Bidirectional control of sphingomyelinase activity and surface topography in lipid monolayers. Biophysical journal, 83(6), 3416-3424.

Fanani, M. L., Härtel, S., Oliveira, R. G., & Maggio, B. (2002).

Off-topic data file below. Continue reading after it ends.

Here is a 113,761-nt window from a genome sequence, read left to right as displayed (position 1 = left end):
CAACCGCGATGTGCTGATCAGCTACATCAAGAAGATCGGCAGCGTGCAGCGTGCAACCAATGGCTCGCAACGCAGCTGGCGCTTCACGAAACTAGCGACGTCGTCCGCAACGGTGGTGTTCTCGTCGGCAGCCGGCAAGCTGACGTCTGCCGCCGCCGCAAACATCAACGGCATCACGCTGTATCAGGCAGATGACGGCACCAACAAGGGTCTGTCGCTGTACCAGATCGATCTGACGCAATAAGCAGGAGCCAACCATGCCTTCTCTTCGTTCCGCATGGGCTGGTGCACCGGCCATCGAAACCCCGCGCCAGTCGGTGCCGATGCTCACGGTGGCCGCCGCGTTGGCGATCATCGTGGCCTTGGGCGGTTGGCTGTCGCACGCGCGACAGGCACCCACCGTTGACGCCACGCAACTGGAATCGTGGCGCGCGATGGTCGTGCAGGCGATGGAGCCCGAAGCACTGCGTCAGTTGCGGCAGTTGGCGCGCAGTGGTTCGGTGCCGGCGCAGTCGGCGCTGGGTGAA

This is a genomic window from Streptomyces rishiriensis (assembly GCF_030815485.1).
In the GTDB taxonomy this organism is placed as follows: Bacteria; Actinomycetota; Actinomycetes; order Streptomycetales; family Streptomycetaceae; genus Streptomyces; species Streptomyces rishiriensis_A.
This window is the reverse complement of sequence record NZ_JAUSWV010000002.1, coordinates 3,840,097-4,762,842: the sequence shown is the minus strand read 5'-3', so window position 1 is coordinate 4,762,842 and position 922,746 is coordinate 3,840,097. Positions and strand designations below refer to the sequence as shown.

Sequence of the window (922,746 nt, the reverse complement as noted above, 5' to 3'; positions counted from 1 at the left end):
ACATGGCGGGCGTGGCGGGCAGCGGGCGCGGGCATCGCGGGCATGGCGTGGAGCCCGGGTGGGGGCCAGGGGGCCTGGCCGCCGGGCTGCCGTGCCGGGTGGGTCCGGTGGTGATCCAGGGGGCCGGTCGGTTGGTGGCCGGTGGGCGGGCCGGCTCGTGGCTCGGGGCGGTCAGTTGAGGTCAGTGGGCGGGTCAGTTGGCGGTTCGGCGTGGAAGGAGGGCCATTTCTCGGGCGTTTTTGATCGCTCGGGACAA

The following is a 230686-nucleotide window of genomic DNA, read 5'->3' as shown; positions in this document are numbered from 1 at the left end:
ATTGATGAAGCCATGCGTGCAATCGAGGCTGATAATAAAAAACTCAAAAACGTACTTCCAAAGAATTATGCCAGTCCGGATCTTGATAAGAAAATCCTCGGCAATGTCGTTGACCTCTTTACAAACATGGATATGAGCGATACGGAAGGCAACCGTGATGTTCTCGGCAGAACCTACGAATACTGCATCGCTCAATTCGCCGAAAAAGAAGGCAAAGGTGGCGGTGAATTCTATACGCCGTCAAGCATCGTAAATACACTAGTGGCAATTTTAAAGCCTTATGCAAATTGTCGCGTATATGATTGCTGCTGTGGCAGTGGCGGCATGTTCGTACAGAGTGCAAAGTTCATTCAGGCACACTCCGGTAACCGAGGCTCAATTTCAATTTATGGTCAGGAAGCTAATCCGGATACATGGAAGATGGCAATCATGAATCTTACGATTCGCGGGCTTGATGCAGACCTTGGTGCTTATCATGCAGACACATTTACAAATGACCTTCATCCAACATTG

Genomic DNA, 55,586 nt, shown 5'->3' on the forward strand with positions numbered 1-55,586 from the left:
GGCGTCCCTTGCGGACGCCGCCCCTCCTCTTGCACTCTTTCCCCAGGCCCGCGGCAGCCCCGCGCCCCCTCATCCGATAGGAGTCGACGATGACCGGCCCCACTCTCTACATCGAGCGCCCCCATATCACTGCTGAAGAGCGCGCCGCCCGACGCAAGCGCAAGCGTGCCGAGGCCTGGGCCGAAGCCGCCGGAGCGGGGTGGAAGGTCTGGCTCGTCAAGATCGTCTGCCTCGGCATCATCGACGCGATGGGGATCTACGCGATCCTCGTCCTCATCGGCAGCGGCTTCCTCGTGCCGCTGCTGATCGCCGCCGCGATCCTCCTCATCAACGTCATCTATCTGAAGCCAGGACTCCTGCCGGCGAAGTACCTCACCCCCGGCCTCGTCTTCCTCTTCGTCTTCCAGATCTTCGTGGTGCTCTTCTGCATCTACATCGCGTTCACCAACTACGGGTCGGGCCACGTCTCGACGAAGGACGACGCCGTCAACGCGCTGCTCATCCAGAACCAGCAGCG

Lipid lateral organization is increasingly found to modulate membrane-bound enzymes. We followed in real time the reaction course of sphingomyelin (SM) degradation by Bacillus cereus sphingomyelinase (SMase) of lipid monolayers by epifluorescence microscopy. There is evidence that formation of ceramide (Cer), a lipid second messenger, drives structural reorganization of membrane lipids. Our results provide visual evidence that SMase activity initially alters surface topography by inducing phase separation into condensed (Cer-enriched) and expanded (SM-enriched) domains. The Cer-enriched phase grows steadily as the reaction proceeds at a constant rate. The surface topography derived from the SMase-driven reaction was compared with, and found to differ from, that of premixed SM/Cer monolayers of the same lipid composition, indicating that substantial information content is stored depending on the manner in which the surface was generated. The long-range topographic changes feed back on the kinetics of Smase, and the onset of condensed-phase percolation is temporally correlated with a rapid drop of reaction rate. These observations reveal a bidirectional influence and communication between effects taking place at the local molecular level and the supramolecular organization. The results suggest a novel biocatalytic-topographic mechanism in which a surface enzymatic activity can influence the function of amphitropic proteins important for cell function.